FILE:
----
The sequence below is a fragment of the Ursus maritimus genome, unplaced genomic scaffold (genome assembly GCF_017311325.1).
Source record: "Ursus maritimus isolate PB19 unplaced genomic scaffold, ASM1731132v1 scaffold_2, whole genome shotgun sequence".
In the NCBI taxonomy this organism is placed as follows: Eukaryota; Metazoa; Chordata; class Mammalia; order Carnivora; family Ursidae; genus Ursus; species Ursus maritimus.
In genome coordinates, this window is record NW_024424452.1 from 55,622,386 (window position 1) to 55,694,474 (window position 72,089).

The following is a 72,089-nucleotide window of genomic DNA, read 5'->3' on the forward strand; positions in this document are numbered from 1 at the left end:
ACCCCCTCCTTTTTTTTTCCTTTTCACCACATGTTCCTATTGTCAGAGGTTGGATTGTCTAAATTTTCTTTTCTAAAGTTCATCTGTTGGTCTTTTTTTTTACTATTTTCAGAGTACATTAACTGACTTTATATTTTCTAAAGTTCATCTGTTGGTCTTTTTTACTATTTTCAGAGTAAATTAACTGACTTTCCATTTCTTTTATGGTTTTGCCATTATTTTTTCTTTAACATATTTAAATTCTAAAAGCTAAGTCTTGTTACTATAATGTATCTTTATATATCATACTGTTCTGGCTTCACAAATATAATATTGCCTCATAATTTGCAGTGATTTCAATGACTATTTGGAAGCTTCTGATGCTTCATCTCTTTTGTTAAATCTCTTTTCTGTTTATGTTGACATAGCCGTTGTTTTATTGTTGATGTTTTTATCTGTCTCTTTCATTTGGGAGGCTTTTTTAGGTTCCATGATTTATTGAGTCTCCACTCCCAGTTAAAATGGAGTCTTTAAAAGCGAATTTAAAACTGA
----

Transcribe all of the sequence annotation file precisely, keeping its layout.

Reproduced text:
The sequence below is a fragment of the Ursus maritimus genome, unplaced genomic scaffold (genome assembly GCF_017311325.1).
Source record: "Ursus maritimus isolate PB19 unplaced genomic scaffold, ASM1731132v1 scaffold_2, whole genome shotgun sequence".
In the NCBI taxonomy this organism is placed as follows: Eukaryota; Metazoa; Chordata; class Mammalia; order Carnivora; family Ursidae; genus Ursus; species Ursus maritimus.
In genome coordinates, this window is record NW_024424452.1 from 55,622,386 (window position 1) to 55,694,474 (window position 72,089).

The following is a 72,089-nucleotide window of genomic DNA, read 5'->3' on the forward strand; positions in this document are numbered from 1 at the left end:
ACCCCCTCCTTTTTTTTTCCTTTTCACCACATGTTCCTATTGTCAGAGGTTGGATTGTCTAAATTTTCTTTTCTAAAGTTCATCTGTTGGTCTTTTTTTTTACTATTTTCAGAGTACATTAACTGACTTTATATTTTCTAAAGTTCATCTGTTGGTCTTTTTTACTATTTTCAGAGTAAATTAACTGACTTTCCATTTCTTTTATGGTTTTGCCATTATTTTTTCTTTAACATATTTAAATTCTAAAAGCTAAGTCTTGTTACTATAATGTATCTTTATATATCATACTGTTCTGGCTTCACAAATATAATATTGCCTCATAATTTGCAGTGATTTCAATGACTATTTGGAAGCTTCTGATGCTTCATCTCTTTTGTTAAATCTCTTTTCTGTTTATGTTGACATAGCCGTTGTTTTATTGTTGATGTTTTTATCTGTCTCTTTCATTTGGGAGGCTTTTTTAGGTTCCATGATTTATTGAGTCTCCACTCCCAGTTAAAATGGAGTCTTTAAAAGCGAATTTAAAACTGA